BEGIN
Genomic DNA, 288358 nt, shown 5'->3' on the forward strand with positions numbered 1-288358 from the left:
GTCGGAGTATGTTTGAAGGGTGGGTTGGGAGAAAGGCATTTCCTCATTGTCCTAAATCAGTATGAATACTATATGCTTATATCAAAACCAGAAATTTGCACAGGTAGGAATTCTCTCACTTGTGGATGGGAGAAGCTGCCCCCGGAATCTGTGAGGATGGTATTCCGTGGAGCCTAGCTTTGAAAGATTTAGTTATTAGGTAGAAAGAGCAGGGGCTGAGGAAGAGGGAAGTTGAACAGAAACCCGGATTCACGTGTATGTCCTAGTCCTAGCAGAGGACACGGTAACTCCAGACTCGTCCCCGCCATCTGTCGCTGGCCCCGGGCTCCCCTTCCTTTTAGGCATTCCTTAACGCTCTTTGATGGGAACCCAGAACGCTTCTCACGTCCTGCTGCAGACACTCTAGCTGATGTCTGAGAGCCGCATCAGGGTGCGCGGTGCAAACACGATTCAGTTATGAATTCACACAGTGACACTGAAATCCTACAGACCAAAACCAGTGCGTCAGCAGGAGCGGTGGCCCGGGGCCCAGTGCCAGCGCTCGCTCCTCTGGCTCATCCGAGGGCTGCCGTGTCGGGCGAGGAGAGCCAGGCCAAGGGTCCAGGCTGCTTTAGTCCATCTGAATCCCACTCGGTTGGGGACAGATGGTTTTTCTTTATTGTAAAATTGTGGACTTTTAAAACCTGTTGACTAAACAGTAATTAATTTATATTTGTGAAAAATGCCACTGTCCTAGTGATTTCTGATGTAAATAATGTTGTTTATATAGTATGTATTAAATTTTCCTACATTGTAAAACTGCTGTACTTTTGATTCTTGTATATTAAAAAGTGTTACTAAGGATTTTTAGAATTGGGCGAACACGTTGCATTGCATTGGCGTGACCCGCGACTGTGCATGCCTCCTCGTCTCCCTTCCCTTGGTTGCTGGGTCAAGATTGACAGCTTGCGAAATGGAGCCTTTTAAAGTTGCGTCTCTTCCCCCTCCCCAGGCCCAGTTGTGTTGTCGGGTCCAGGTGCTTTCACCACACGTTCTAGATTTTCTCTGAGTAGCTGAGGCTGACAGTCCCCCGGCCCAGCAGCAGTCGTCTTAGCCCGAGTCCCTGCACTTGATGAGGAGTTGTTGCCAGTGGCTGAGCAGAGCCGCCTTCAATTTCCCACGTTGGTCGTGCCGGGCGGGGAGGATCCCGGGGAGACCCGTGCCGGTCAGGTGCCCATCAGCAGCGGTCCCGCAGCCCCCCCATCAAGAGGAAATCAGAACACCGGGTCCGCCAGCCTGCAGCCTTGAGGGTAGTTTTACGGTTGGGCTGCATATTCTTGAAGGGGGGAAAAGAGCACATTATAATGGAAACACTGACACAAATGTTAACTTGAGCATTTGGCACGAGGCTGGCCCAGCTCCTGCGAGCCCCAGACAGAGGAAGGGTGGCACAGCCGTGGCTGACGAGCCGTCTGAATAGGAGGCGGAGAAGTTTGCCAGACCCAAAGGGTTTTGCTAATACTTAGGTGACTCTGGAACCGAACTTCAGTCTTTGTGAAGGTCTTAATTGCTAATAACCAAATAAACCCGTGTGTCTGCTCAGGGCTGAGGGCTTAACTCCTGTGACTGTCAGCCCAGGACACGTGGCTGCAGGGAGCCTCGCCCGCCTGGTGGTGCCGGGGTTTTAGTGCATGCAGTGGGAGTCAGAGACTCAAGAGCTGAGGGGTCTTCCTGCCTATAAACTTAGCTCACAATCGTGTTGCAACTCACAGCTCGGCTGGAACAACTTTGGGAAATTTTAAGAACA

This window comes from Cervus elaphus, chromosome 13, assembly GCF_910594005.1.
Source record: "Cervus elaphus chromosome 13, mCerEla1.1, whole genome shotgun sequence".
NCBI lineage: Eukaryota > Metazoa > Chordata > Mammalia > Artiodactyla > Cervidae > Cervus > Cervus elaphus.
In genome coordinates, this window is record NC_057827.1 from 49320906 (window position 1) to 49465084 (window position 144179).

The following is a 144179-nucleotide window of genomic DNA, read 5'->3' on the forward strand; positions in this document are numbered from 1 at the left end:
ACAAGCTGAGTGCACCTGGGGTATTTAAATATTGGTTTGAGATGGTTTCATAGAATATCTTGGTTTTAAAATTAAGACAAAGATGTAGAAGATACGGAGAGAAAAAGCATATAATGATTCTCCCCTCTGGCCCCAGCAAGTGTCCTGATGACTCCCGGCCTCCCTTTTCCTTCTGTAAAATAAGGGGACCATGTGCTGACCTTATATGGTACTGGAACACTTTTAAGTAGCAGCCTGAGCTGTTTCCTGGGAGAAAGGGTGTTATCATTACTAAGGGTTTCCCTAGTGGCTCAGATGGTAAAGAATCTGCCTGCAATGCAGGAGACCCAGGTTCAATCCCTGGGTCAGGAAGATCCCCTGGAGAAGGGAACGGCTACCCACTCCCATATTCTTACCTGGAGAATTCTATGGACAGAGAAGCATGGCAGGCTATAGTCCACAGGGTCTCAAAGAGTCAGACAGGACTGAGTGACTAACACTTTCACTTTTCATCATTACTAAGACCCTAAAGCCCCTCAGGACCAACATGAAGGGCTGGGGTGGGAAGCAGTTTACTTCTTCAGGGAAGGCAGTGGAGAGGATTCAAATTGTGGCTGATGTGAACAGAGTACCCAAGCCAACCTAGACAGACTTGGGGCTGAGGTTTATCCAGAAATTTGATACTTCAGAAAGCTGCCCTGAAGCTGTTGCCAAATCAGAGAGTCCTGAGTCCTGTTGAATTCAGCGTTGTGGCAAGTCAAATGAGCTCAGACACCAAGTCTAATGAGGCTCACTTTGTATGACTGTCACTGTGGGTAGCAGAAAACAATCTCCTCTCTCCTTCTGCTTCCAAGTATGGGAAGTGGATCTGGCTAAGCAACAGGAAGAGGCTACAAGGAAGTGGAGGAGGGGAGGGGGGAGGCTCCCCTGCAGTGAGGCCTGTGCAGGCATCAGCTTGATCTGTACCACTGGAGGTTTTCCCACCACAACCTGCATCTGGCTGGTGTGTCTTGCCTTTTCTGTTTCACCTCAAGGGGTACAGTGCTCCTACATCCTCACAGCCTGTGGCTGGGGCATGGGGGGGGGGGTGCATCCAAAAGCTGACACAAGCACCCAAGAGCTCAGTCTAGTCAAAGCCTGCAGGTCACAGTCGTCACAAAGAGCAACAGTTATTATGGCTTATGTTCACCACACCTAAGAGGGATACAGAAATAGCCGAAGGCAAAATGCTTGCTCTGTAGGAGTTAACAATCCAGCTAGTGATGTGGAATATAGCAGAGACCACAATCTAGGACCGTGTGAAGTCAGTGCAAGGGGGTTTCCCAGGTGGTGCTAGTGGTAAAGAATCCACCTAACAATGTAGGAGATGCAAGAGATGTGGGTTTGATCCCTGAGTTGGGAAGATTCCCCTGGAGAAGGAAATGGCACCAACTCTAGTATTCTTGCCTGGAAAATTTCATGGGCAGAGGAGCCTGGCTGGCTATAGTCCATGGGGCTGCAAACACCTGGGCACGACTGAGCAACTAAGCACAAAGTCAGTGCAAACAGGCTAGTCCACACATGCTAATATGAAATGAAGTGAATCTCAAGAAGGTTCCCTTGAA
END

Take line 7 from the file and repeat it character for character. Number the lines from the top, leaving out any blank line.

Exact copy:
The following is a 144179-nucleotide window of genomic DNA, read 5'->3' on the forward strand; positions in this document are numbered from 1 at the left end: